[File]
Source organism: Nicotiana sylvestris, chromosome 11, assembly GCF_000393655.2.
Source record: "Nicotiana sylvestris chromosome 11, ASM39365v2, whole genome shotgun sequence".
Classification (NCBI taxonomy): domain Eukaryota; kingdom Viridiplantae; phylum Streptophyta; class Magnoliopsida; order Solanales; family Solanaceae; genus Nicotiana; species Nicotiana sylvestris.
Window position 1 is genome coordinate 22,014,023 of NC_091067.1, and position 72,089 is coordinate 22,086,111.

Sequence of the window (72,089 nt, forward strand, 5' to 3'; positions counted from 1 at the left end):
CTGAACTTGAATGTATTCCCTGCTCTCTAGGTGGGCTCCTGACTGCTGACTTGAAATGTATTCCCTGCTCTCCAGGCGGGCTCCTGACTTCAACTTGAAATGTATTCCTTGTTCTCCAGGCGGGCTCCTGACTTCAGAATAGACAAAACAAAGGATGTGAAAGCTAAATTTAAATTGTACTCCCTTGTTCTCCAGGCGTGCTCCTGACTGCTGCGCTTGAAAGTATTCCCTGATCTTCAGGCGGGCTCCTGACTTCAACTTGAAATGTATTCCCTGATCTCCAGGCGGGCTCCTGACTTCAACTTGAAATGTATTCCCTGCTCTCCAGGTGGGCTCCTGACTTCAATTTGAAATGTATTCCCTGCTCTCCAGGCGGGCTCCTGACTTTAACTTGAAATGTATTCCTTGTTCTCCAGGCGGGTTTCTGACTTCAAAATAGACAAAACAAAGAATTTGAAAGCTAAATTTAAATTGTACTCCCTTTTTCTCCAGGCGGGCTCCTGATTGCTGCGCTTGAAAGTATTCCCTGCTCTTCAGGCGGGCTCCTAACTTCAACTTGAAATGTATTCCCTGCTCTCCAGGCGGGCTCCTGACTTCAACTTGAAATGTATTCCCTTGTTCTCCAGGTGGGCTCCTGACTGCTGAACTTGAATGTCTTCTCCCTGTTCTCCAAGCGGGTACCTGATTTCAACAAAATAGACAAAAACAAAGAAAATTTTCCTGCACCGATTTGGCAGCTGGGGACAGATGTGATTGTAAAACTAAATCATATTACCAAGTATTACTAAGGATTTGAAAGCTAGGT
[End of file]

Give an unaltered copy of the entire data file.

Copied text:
Source organism: Nicotiana sylvestris, chromosome 11, assembly GCF_000393655.2.
Source record: "Nicotiana sylvestris chromosome 11, ASM39365v2, whole genome shotgun sequence".
Classification (NCBI taxonomy): domain Eukaryota; kingdom Viridiplantae; phylum Streptophyta; class Magnoliopsida; order Solanales; family Solanaceae; genus Nicotiana; species Nicotiana sylvestris.
Window position 1 is genome coordinate 22,014,023 of NC_091067.1, and position 72,089 is coordinate 22,086,111.

Sequence of the window (72,089 nt, forward strand, 5' to 3'; positions counted from 1 at the left end):
CTGAACTTGAATGTATTCCCTGCTCTCTAGGTGGGCTCCTGACTGCTGACTTGAAATGTATTCCCTGCTCTCCAGGCGGGCTCCTGACTTCAACTTGAAATGTATTCCTTGTTCTCCAGGCGGGCTCCTGACTTCAGAATAGACAAAACAAAGGATGTGAAAGCTAAATTTAAATTGTACTCCCTTGTTCTCCAGGCGTGCTCCTGACTGCTGCGCTTGAAAGTATTCCCTGATCTTCAGGCGGGCTCCTGACTTCAACTTGAAATGTATTCCCTGATCTCCAGGCGGGCTCCTGACTTCAACTTGAAATGTATTCCCTGCTCTCCAGGTGGGCTCCTGACTTCAATTTGAAATGTATTCCCTGCTCTCCAGGCGGGCTCCTGACTTTAACTTGAAATGTATTCCTTGTTCTCCAGGCGGGTTTCTGACTTCAAAATAGACAAAACAAAGAATTTGAAAGCTAAATTTAAATTGTACTCCCTTTTTCTCCAGGCGGGCTCCTGATTGCTGCGCTTGAAAGTATTCCCTGCTCTTCAGGCGGGCTCCTAACTTCAACTTGAAATGTATTCCCTGCTCTCCAGGCGGGCTCCTGACTTCAACTTGAAATGTATTCCCTTGTTCTCCAGGTGGGCTCCTGACTGCTGAACTTGAATGTCTTCTCCCTGTTCTCCAAGCGGGTACCTGATTTCAACAAAATAGACAAAAACAAAGAAAATTTTCCTGCACCGATTTGGCAGCTGGGGACAGATGTGATTGTAAAACTAAATCATATTACCAAGTATTACTAAGGATTTGAAAGCTAGGT